A terrific start to career


HIS late father had predicted that he would score a century in his first Test match for Pakistan. He made his father proud with a century in each innings of his debut Test — a feat achieved only once before in the history of Test cricket.

Yasir Hameed with coach Javed Miandad .— Pic. REUTERS-

At 25, Yasir Hameed's two first Test innings of 170 and 105 came against minnows Bangladesh at Karachi's National Stadium, the same venue, where he made ducks for his hometown Peshawar, when he made his first class debut in 1996-97.

But after six years of hardwork, the right-handed batsman at last succeeded in convincing the selectors with a double century in this year's Quaid-e-Azam Trophy match at the same venue. "I was always confident that if I performed well in domestic cricket I would get a chance".

My late father used to say that I would be a world class cricketer. He had always said "you will score a century in your first Test". Yasir admires Javed Miandad and Brian Lara as his idols and tries to copy Lara when he flicks or pulls. "They are my idols," he said after he was adjudged Man of the Match of the Test.

Not many lawyers would encourage their children to take up cricket as a profession in Pakistan, but Yasir's father had always wanted him to play this sport. "He was a lawyer but he wanted me to play cricket and make a name for myself in international cricket," Yasir says. He loves to play under pressure and in both the innings came to the crease after Pakistan lost the first wicket in quick time. "One should not be afraid of playing under pressure because it helps a batsman. If one has the temperament to survive the early pressure in the innings, things are bound to get easy for you.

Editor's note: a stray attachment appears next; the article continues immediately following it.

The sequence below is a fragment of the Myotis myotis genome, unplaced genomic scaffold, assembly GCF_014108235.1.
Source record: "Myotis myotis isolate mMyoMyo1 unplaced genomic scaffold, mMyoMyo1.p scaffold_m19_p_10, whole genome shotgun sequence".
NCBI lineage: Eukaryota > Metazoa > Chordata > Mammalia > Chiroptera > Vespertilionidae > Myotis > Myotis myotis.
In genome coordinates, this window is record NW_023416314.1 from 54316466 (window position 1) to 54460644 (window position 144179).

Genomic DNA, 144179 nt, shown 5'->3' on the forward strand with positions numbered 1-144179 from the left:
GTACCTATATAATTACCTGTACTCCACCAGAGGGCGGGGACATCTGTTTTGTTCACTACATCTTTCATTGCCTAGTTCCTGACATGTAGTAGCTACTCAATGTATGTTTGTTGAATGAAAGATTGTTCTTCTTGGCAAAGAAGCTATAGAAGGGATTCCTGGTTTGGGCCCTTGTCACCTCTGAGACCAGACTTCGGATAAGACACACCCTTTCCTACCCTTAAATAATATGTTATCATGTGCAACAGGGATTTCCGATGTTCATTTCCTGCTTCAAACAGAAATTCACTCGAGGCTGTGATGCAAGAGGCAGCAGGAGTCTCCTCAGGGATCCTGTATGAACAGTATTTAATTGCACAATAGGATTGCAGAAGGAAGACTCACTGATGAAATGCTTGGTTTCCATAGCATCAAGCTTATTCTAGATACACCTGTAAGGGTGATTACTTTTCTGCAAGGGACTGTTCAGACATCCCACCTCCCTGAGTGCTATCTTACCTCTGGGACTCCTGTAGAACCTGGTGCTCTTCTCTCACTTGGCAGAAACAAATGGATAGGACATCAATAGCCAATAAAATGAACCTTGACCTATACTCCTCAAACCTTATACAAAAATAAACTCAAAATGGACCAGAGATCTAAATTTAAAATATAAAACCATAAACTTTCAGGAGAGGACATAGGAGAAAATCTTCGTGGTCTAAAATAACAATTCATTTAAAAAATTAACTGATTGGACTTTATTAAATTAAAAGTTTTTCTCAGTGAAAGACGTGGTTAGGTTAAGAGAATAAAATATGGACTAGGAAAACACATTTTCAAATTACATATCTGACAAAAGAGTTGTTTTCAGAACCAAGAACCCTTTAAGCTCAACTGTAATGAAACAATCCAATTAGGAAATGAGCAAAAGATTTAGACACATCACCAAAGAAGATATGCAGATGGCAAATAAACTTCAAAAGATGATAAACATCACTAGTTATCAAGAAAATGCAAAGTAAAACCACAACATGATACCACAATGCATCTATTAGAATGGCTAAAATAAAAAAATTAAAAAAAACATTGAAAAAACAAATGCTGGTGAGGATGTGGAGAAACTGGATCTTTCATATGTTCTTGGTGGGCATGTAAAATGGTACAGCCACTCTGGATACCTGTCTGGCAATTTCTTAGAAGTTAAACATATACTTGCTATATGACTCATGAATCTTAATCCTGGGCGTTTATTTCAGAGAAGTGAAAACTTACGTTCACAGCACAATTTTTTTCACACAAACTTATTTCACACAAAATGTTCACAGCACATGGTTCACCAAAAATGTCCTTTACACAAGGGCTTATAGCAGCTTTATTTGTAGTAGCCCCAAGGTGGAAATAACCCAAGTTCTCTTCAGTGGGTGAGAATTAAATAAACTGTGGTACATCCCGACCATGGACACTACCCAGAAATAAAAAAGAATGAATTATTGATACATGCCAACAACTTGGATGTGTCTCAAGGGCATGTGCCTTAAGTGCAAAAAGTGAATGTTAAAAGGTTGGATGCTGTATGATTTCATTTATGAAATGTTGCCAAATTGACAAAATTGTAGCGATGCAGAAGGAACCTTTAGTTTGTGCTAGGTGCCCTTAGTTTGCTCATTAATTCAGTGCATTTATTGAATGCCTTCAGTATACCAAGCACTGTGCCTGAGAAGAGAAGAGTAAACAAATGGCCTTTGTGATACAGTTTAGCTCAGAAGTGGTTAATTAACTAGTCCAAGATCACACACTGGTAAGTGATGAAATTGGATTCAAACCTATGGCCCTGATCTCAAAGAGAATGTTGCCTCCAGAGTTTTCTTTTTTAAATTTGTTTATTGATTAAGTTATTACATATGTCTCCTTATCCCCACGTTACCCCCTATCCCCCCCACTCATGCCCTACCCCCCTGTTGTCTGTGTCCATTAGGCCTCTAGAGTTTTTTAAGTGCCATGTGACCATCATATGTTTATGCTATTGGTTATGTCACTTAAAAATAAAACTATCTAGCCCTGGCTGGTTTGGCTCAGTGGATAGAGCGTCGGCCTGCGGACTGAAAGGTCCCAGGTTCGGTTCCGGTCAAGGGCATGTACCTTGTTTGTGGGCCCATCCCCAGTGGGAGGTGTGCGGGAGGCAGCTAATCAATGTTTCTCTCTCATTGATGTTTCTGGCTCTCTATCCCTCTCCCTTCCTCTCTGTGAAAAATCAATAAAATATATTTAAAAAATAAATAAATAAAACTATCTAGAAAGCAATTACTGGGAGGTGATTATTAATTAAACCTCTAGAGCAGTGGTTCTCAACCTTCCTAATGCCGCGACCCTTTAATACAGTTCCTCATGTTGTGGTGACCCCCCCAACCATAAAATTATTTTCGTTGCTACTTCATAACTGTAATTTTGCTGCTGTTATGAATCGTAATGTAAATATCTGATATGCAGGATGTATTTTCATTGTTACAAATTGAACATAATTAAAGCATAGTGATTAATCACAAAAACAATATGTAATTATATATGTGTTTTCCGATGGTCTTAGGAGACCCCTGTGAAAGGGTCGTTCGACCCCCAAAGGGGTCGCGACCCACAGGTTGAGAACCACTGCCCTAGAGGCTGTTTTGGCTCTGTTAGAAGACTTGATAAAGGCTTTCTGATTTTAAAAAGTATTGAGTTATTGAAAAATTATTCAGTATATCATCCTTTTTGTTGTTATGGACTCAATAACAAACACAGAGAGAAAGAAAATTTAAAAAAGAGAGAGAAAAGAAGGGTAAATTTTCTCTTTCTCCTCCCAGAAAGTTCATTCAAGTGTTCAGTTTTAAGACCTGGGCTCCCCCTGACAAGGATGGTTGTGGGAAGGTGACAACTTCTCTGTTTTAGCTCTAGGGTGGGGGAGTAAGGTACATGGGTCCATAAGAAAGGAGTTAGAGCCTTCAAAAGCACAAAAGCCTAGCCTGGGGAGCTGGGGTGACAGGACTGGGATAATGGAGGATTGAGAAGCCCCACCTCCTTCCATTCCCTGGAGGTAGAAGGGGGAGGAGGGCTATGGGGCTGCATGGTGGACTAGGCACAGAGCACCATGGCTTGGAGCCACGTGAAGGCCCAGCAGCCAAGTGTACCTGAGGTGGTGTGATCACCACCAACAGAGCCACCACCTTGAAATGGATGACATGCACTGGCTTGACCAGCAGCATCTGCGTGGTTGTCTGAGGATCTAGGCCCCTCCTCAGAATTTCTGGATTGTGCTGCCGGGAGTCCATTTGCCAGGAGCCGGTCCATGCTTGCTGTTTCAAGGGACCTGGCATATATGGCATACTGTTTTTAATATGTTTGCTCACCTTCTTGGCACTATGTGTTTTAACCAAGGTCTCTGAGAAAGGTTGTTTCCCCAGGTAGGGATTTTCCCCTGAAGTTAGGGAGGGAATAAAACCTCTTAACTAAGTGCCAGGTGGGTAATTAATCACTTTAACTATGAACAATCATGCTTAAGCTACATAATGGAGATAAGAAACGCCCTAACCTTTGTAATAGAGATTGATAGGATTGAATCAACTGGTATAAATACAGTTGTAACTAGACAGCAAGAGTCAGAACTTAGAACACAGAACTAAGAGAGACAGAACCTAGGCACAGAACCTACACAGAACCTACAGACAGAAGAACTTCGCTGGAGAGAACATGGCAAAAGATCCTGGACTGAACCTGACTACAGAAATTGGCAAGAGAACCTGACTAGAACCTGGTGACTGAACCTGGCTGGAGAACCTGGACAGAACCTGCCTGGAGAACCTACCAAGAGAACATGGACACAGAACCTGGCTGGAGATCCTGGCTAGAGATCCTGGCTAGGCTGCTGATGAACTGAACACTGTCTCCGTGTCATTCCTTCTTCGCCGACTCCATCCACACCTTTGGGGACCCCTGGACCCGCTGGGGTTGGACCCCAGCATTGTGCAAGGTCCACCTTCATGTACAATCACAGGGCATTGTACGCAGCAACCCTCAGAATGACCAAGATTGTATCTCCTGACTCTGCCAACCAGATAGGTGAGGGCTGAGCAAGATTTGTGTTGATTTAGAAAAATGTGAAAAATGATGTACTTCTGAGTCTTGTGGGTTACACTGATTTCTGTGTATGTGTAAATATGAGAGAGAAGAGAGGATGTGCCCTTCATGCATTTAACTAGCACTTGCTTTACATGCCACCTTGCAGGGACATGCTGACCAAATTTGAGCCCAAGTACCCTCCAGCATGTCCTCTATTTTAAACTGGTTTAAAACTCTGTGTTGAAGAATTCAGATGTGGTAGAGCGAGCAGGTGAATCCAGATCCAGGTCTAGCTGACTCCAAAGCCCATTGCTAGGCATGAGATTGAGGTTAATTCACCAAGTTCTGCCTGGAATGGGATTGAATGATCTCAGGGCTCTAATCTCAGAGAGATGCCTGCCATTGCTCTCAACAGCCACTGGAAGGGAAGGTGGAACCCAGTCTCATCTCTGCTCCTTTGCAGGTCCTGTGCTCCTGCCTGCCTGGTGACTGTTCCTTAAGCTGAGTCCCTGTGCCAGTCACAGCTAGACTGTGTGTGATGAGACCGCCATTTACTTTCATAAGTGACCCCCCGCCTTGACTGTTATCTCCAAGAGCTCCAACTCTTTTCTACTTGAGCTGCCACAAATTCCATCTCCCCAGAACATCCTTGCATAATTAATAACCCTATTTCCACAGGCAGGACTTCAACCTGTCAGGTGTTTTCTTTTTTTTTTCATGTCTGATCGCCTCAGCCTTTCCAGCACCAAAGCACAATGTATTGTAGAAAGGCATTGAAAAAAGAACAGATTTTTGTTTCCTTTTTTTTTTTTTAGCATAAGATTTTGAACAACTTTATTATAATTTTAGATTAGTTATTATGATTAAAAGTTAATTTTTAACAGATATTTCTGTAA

"But that doesn't mean that one takes pressure on himself and go into a shell. It's necessary not to spare any loose deliveries and give it the right treatment it deserves."

That's exactly what Yasir did to the Bangladeshi bowlers during the two innings. The best thing about Yasir is that he plays all his shots with so much command and authority that its hard to identify his strong or weak areas. But he admits that the opposition was not tough and only seamer Mashrafe Bin Murtaza impressed him a bit.

Whether Yasir is the answer to Pakistan's much awaited No. 3 position or not? Miandad says: "He (Yasir) himself doesn't know what he has done in this Test. His 170 gave us a lead of 58 runs as the rest of our batsmen had scored just 30s and 40s.

"No doubt he is off to a terrific start, now its up to him to do some long-term planning and capitalise on these efforts. His real test will come when he plays Test matches against South Africa or Australia on different types of pitches."

Yasir is well aware that international cricket demands consistent performance. He doesn't want to be like Mohammad Wasim, Wajahatullah Wasti or Ali Naqvi, who all came with a bang in international cricket, but now are just in the record books.

"I believe hard work doesn't go waste and inshallah I will continue to be part of the Pakistan team in the years to come purely on performance."